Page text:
After lunch it was time for some gravel roads and hiking. First was to a place called “the Tanks.” The trail was easy, and the rain had cleared most people away. So it was quite an enjoyable hike through a narrow canyon and former road.

And the tanks themselves were nice

Some more cool scenery on the way to the next trail

Where I found an apricot orchard! and much more. It was quite an odd sight in the desert. The river that runs through this valley was used to supply the water everyone needed to live and cultivate food. This was literally the fruit of their labor. Since the fruit was ripe I picked some and enjoyed eating in a nice cool place in the shade of a tree.

I stopped by the country store for an apple pie and coffee. It was unreal this place.

From there I took another hike which was splendid. I won’t post all the pictures here, only the highlights, but you should check out the rest in this link because it was so nice.

On the way out of the park I found a couple nice sights including a great rainbow.

It was a great day, and I really enjoyed Capitol Reef. It is one of those places in the world that everyone should visit.

Alaska 2012

After I finish my PhD I want to ride to Alaska. I’ve been to all 48 states you can ride to, most of them twice, but never up to that elusive 49th.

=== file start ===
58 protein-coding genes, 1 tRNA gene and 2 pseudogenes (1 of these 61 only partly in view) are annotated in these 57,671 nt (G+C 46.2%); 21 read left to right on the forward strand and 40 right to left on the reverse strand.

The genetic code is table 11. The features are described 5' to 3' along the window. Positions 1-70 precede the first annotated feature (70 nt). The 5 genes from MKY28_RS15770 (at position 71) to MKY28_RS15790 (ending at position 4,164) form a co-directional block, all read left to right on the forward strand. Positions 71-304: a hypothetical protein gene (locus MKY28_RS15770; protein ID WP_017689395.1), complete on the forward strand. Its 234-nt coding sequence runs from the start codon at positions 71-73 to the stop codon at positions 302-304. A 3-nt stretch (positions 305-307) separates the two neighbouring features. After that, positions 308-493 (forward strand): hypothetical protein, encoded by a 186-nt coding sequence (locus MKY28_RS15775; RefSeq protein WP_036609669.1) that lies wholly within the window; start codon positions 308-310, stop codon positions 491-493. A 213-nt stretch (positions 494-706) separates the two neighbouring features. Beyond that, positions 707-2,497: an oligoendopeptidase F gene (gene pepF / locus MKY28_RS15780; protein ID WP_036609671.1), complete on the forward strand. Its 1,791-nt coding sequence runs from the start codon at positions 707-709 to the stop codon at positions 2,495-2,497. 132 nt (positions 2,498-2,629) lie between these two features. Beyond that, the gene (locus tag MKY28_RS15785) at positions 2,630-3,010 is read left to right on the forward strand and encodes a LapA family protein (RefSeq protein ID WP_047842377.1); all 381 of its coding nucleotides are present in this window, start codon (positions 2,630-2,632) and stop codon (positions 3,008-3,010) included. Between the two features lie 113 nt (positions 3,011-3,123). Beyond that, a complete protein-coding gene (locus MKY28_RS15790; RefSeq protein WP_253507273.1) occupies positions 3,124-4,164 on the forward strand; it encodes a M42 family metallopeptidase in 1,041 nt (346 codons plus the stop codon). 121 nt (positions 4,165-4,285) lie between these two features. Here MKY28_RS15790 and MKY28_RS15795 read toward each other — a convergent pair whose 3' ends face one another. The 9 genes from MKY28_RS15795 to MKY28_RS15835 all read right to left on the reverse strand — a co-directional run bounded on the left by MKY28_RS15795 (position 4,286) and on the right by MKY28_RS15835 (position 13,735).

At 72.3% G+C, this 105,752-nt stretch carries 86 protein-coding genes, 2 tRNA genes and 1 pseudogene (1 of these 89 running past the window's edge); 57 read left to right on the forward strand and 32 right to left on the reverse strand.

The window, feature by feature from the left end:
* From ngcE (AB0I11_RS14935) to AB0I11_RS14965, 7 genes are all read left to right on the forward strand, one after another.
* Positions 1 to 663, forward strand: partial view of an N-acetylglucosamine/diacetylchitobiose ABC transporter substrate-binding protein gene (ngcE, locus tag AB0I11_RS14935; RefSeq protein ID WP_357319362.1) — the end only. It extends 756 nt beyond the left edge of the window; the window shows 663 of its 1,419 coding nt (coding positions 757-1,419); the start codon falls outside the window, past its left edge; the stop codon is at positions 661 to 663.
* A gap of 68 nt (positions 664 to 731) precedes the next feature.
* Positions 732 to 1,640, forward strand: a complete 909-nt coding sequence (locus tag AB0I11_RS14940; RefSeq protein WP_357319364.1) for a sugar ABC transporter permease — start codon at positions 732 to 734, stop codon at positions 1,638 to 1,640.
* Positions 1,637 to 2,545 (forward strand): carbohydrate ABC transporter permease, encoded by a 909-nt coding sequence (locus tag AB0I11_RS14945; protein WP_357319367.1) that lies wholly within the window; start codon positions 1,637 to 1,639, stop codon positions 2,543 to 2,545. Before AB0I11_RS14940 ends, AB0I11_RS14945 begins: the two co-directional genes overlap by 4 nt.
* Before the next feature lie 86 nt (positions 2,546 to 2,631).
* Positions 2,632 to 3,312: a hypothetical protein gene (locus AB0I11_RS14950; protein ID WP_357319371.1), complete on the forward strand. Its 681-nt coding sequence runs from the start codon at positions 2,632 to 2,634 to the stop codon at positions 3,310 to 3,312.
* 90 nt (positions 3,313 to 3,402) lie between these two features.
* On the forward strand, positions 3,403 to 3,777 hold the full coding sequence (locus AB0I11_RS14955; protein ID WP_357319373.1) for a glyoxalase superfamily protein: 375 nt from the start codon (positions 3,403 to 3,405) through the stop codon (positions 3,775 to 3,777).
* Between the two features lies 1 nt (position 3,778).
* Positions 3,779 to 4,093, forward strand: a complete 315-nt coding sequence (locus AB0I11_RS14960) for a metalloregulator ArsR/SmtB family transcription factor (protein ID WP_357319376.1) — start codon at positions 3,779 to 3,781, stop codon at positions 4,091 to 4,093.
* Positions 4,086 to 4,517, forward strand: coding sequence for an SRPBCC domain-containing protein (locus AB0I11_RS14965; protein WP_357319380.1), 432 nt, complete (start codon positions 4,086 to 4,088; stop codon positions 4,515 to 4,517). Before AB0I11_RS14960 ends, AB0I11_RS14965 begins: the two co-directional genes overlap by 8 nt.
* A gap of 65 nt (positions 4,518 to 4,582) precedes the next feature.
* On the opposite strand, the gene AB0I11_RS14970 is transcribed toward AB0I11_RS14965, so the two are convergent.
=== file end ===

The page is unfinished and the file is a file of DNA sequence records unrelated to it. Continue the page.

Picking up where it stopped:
I’ll be starting in Austin, Texas and riding up to Anchorage and Fairbanks before coming back. Along the way I know some people have have a few sights to see.

My very preliminary plan will take me along this route to meet those goals. Side stops and national parks are a must.

Camping and hotels along the way when not staying with friends, and I’m figuring on 6 weeks, but that is in no way set in stone.

So here I am, setting a goal.  Hopefully I can attain it.  Every journey starts with a step, and this is my first step.

Any advice or company is welcome.

Natural Bridges II

After leaving Canyonlands I wasn’t in a hurry to get anywhere. My only plan was to reach Natural Bridges again. NBNM is centrally located between the five parks in Utah, so it makes a great mid trip stopping place. It is also very quiet and rated the best night sky in the lower 48 states. Only a few places in the world are this dark. Add to that the high elevation, and the sky is really something special. Most people never see it like this. Unfortunately when I was there a few days earlier it rained quite a bit, and the sky was impossible to see. This time promised to be better.